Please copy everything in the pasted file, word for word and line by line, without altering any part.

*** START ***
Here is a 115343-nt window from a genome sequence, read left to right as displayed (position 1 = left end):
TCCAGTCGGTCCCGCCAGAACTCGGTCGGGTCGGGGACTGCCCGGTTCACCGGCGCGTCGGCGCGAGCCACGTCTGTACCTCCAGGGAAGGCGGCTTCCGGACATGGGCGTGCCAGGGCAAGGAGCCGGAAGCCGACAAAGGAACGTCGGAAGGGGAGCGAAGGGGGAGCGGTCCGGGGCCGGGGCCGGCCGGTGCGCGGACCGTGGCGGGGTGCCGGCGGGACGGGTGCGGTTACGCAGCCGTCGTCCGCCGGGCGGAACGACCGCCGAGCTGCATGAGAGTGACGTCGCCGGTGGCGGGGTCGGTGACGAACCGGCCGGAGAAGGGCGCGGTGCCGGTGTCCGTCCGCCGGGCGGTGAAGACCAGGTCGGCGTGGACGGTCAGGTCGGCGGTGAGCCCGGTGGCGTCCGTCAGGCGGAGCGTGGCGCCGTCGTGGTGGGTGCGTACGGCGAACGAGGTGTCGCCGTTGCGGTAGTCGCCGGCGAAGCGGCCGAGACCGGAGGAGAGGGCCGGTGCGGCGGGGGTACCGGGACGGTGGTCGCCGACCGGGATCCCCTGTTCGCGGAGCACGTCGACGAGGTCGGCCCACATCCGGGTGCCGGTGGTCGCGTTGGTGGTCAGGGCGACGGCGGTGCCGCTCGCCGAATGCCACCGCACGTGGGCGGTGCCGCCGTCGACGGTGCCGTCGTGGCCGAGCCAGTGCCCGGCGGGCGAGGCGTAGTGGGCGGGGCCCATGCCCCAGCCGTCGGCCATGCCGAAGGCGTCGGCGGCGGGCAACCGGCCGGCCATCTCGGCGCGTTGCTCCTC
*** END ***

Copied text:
Here is a 115343-nt window from a genome sequence, read left to right as displayed (position 1 = left end):
TCCAGTCGGTCCCGCCAGAACTCGGTCGGGTCGGGGACTGCCCGGTTCACCGGCGCGTCGGCGCGAGCCACGTCTGTACCTCCAGGGAAGGCGGCTTCCGGACATGGGCGTGCCAGGGCAAGGAGCCGGAAGCCGACAAAGGAACGTCGGAAGGGGAGCGAAGGGGGAGCGGTCCGGGGCCGGGGCCGGCCGGTGCGCGGACCGTGGCGGGGTGCCGGCGGGACGGGTGCGGTTACGCAGCCGTCGTCCGCCGGGCGGAACGACCGCCGAGCTGCATGAGAGTGACGTCGCCGGTGGCGGGGTCGGTGACGAACCGGCCGGAGAAGGGCGCGGTGCCGGTGTCCGTCCGCCGGGCGGTGAAGACCAGGTCGGCGTGGACGGTCAGGTCGGCGGTGAGCCCGGTGGCGTCCGTCAGGCGGAGCGTGGCGCCGTCGTGGTGGGTGCGTACGGCGAACGAGGTGTCGCCGTTGCGGTAGTCGCCGGCGAAGCGGCCGAGACCGGAGGAGAGGGCCGGTGCGGCGGGGGTACCGGGACGGTGGTCGCCGACCGGGATCCCCTGTTCGCGGAGCACGTCGACGAGGTCGGCCCACATCCGGGTGCCGGTGGTCGCGTTGGTGGTCAGGGCGACGGCGGTGCCGCTCGCCGAATGCCACCGCACGTGGGCGGTGCCGCCGTCGACGGTGCCGTCGTGGCCGAGCCAGTGCCCGGCGGGCGAGGCGTAGTGGGCGGGGCCCATGCCCCAGCCGTCGGCCATGCCGAAGGCGTCGGCGGCGGGCAACCGGCCGGCCATCTCGGCGCGTTGCTCCTC